Randi and Juergen will be giving us a thrilling dryrun of their GeoGram talk: The effect of topography on spatial language and cognition: Ethnophysiography in Isthmus Zapotec
This paper presents an examination of topography as a potential factor influencing reference frame use in language and cognition, as proposed by Li & Gleitman (2002) and Palmer (2015), described by ANON (2011) and Wassmann & Dasen (1998), and quantitatively evaluated by ANON et al (2014, 2015, 2016, ms). ANON et al (2014, 2015, ms.) report topography to be a significant predictor of egocentric and geocentric frame use in discourse and recall memory in a sample of languages within and beyond Mesoamerica.
In this paper, data is presented from three communities of Isthmus Zapotec speakers. Pérez Báez (2011) discusses speakers’ use of reference frames in recall and discourse describing two-dimensional stimuli in one Isthmus community. ANON (2016) presents an expanded examination of frame use in discourse in describing three-dimensional stimuli in two communities, and finds that significant variation exists between neighboring communities. Variation also exists in degree of preference for geocentric over egocentric encoding in memory . Frame use variation in discourse is not captured by the course-grained classification in terms of large-scale geomorphic provinces used by ANON et al (2014, 2015, 2016, ms). The current paper therefore explores factors contributing to the differences in frame use observed between communities. Where variation occurs between neighboring communities of speakers that are otherwise similar (e.g. in L1 and L2 use, education, literacy), a finer-grained classification of environmental factors must be explored.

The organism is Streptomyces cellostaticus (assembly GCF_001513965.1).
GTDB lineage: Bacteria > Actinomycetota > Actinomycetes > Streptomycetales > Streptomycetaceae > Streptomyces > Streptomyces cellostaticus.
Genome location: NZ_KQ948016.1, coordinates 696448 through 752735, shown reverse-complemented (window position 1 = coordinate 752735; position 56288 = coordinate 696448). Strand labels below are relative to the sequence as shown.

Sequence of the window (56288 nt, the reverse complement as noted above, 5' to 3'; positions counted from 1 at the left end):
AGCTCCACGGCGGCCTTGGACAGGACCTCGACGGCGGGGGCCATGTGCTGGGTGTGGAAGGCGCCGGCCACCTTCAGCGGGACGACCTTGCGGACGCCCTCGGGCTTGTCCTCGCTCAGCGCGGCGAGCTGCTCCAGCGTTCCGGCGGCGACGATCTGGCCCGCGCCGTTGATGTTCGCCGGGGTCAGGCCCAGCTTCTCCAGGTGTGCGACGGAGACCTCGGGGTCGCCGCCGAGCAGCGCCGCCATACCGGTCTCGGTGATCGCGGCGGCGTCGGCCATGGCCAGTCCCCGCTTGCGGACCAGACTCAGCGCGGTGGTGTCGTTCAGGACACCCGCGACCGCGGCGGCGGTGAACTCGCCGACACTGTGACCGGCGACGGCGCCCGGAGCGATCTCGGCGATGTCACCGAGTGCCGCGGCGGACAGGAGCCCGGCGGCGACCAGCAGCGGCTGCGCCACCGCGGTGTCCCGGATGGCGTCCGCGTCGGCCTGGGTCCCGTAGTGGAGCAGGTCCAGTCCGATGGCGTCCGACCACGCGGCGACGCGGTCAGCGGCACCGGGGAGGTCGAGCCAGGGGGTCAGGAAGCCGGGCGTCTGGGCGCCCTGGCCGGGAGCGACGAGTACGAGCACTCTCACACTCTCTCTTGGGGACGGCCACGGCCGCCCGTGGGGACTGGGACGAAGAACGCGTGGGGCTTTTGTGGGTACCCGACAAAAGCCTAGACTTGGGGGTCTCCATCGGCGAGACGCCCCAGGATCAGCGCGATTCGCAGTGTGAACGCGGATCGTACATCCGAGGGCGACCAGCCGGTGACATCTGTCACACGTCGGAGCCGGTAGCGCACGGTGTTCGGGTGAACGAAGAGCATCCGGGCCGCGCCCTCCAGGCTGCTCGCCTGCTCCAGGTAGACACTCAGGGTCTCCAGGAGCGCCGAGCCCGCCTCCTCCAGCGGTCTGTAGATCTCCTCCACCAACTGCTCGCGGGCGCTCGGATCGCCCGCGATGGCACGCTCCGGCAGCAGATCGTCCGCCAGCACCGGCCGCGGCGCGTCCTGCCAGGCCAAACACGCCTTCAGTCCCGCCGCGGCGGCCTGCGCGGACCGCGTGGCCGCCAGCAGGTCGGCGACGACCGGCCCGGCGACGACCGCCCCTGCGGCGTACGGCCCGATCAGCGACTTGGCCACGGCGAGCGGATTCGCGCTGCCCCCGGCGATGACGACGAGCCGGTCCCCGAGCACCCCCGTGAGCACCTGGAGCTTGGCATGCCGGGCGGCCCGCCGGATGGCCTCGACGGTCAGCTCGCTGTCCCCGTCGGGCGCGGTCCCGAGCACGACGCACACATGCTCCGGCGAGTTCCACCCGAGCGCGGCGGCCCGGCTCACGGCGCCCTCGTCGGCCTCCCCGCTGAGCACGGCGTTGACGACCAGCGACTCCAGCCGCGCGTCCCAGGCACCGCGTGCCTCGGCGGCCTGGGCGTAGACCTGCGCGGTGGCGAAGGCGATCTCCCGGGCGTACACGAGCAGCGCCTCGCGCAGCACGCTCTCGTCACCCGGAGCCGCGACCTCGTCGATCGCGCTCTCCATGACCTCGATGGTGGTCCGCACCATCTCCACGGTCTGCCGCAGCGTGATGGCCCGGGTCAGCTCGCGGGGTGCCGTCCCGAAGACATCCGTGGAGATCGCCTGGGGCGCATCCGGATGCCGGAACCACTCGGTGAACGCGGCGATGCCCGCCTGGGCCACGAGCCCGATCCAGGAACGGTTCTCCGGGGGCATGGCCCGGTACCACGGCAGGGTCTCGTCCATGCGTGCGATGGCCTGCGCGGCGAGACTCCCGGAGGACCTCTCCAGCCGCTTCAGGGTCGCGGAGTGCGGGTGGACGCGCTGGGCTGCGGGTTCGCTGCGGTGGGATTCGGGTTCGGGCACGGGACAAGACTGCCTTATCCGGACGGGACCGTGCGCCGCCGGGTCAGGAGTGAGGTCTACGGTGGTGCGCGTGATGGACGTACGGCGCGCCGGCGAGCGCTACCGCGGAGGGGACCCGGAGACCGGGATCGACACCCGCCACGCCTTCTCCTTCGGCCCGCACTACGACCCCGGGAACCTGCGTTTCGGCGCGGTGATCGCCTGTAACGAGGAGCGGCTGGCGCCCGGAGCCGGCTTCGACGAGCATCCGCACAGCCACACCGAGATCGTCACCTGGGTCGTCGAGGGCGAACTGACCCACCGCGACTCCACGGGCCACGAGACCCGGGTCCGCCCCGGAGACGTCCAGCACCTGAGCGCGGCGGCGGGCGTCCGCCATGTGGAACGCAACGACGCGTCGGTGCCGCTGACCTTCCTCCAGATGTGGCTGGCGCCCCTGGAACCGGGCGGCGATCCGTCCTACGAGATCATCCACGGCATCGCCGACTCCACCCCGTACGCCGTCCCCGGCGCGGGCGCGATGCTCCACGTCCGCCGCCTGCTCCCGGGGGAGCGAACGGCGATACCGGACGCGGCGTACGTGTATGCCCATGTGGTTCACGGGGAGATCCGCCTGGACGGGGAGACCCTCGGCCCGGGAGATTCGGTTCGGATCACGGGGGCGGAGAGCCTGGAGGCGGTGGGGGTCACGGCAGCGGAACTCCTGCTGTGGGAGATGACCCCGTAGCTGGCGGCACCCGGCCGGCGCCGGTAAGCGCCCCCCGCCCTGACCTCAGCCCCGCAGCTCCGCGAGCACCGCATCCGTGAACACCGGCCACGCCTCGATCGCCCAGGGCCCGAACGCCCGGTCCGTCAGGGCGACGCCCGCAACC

Community-specific practices evolve around salient environmental gradients. An ethnophysiographic study conducted by the first author sheds light on such practices. For example, the prevailing North-South winds of one community appear salient for only this community and can be interpreted as influencing that community’s increased preference for absolute reference frames in discourse and cognition.